• They are desperate for guidance.

Gen Zers are very open to wanting direction. They want adults to be adults and to give them guidance. Across the board this age group will agree that they don’t need more friends, they need parents. One of the negative trends that we see in modern society is what we call the negotiation factor. That is letting children who are not mentally developed make decisions that will have great impacts on them. Let me give you an example. Think back to when you were eight years old. Your parents come in and ask if you want Eggs, bacon and a side of fruit for breakfast, or a cereal filled with sugar. Eight year old me was taking the cereal every time. I wouldn’t even consider the headache from the sugar I would have later. I wouldn’t think about the sugar crash and being tired in a few hours while I am at school. I would only think about what tasted good right now. The truth is that I needed my parents to make that decision for me. How? Just don’t give the other options. This is what we are doing. This will apply to food and all activities.

What decision should we make for our kids? First we have to consider the age. Here is the best recommendation I have based on years of study and experience. 0-8 the parent makes 100% of the decisions. It’s not a discussion, but you are going to do this because it’s good for you and it’s right. Around age 9-12 you will start to hear their thoughts but it’s still up to you. At age 13-16 you get their input and give them choices within certain parameters. This is what I call the testing years. You give them options to see if they choose right or wrong. You will still guide them and point them in the right direction. At age 17 up you are an advice giver and confidant. You are not finished parenting but at this point you have raised a young adult that understands consequence and has a good moral compass.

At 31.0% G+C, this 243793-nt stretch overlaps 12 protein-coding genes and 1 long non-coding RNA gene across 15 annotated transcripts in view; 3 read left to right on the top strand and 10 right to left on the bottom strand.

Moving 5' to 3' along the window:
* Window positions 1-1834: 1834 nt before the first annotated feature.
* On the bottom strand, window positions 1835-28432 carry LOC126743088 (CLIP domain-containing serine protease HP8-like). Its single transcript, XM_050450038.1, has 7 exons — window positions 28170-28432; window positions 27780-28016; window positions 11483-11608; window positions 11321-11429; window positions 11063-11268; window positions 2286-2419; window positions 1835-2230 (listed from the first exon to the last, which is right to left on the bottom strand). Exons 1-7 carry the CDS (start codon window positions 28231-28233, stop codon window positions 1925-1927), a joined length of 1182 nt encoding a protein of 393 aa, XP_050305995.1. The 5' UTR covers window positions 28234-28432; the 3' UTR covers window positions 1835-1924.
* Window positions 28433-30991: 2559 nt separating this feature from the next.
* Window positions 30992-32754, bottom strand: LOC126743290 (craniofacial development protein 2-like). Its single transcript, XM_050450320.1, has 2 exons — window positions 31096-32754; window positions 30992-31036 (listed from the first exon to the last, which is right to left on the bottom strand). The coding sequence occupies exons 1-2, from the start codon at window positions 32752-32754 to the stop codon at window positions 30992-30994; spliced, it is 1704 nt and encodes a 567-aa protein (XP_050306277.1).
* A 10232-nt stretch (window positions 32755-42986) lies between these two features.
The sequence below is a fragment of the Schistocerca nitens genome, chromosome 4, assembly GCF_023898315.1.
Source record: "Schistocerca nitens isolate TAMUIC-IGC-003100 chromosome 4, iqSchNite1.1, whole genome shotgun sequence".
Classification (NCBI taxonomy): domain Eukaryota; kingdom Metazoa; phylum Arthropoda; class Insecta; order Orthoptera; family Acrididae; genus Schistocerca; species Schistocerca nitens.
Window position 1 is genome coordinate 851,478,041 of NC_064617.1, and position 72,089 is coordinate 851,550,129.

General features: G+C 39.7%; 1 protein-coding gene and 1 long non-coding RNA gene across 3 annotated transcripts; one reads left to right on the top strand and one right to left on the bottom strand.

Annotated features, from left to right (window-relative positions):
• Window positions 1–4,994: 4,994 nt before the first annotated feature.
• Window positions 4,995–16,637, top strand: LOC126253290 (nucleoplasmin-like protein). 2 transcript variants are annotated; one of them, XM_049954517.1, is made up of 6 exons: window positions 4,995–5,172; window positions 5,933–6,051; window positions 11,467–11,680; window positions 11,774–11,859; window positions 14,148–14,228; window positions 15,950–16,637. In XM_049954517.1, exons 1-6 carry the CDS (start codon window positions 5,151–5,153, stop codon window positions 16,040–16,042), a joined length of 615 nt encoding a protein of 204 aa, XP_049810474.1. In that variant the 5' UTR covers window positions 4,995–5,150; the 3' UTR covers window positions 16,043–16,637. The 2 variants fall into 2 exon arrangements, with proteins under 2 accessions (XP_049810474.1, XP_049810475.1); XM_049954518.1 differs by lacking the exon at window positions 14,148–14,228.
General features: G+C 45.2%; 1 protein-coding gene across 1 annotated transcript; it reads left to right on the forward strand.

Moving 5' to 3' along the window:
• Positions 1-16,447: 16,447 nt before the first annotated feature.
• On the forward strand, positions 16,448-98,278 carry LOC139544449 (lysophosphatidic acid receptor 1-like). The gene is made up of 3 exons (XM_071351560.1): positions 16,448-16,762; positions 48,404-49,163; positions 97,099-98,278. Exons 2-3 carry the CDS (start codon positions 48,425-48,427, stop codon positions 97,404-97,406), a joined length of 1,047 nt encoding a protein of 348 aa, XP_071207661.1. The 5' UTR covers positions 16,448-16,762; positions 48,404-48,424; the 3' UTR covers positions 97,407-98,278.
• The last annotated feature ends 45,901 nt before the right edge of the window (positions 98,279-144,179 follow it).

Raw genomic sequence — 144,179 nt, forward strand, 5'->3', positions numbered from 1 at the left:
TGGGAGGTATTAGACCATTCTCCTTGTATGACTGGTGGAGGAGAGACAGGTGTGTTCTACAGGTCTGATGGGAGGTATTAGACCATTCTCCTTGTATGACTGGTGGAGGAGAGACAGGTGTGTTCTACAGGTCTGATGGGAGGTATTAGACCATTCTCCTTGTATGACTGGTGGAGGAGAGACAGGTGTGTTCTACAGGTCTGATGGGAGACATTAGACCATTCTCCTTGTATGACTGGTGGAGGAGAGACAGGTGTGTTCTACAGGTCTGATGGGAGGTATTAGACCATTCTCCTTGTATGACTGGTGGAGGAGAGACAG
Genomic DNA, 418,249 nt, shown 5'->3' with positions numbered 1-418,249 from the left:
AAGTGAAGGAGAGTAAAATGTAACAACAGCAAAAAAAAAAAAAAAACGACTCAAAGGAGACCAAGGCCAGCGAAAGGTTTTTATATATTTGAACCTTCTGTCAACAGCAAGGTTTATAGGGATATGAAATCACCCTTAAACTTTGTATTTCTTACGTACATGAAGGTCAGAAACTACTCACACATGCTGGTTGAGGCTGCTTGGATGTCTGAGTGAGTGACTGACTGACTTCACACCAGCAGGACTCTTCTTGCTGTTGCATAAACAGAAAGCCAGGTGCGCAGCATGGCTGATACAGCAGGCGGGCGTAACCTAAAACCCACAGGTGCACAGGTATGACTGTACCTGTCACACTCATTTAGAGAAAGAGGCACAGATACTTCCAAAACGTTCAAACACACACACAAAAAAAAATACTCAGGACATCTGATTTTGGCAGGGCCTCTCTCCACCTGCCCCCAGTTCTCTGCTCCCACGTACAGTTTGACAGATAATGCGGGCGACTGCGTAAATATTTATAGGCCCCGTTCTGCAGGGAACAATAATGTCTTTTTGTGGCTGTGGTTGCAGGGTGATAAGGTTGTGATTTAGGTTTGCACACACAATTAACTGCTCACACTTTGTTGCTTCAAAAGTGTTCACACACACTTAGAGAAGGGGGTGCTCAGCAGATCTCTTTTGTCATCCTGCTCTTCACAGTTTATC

Just a little advice: When it comes to raising successful, responsible, and respectful kids there are certain things that should not be optional. In other words there are no negotiations here.

  1. Go to Church and have them read the Bible. Even atheists have said that if people could just follow the lifestyle of Jesus the world would be a better place.

  2. Teach them to swim and ride bikes. It will be hard getting them to put down the video games and to go outside. Once they get going you will see a different side of them.

  3. Teach them to defend themselves. Children who are scared of being bullied are more likely to act out.

  4. Take just a few minutes each night to ask them about their day, to listen to them, and to tell them how much you love them.

The last thing is this: If you tell them enough just how special they are, they just might start to believe you. That means they will start to see themselves not as another number, but as a special person with a great purpose.

I hope you have a blessed day

Professor/Pastor Nathan